0-Days vs. Human Stupidity

Kaspersky Lab released The Human Factor in IT Security last July (2017), which was summarized by Nikolay Pankov in The human factor: Can employees learn to not make mistakes?, saying in part:

  • 46% of incidents in the past year involved employees who compromised their company’s cybersecurity unintentionally or unwittingly;
  • Of the companies affected by malicious software, 53% said that infection could not have happened without the help of inattentive employees, and 36% blame social engineering, which means that someone intentionally tricked the employees;
  • Targeted attacks involving phishing and social engineering were successful in 28% of cases;
  • In 40% of cases, employees tried to conceal the incident after it happened, amplifying the damage and further compromising the security of the affected company;
  • Almost half of the respondents worry that their employees inadvertently disclose corporate information through the mobile devices they bring to the workplace.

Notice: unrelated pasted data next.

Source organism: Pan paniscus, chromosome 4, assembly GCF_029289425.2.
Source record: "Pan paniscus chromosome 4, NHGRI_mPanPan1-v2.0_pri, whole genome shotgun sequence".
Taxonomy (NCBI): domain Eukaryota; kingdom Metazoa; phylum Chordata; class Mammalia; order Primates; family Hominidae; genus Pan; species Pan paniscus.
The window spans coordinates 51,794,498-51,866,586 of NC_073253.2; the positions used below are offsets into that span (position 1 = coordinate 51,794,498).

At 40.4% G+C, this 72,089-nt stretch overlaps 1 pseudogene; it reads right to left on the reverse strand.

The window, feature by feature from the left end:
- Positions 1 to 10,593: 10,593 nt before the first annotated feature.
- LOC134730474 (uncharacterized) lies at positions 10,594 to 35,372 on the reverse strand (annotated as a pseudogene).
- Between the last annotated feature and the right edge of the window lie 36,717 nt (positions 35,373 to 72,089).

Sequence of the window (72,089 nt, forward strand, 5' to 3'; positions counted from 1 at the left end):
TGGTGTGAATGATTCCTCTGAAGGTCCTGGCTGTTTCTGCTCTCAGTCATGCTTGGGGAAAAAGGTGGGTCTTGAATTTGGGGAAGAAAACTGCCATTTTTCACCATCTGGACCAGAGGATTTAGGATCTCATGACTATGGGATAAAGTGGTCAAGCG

If anything, human stupidity is a constant with little hope of improvement.

For example, the “Big Three” automobile manufacturers were founded in the 1920’s and now almost a century later, the National Highway Traffic Safety Administration reports in 2015 there were 6.3 million police reported automobile accidents (an increase of 3.8% over the previous year).

Or, another type of “accident” covered by the Guttmacher Institute shows for 2011:

Not to rag on users exclusively, vulnerabilities due to mis-configuration, failure to patch and vulnerabilities in security programs and programs more generally, are due to human stupidity as well.

0-Days will always capture the headlines and are a necessity against some opponents. At the same time, testing for human stupidity is certainly cheaper and often just as effective as advanced techniques.

Transparency is coming … to the USA! (Apologies to Leonard Cohen)

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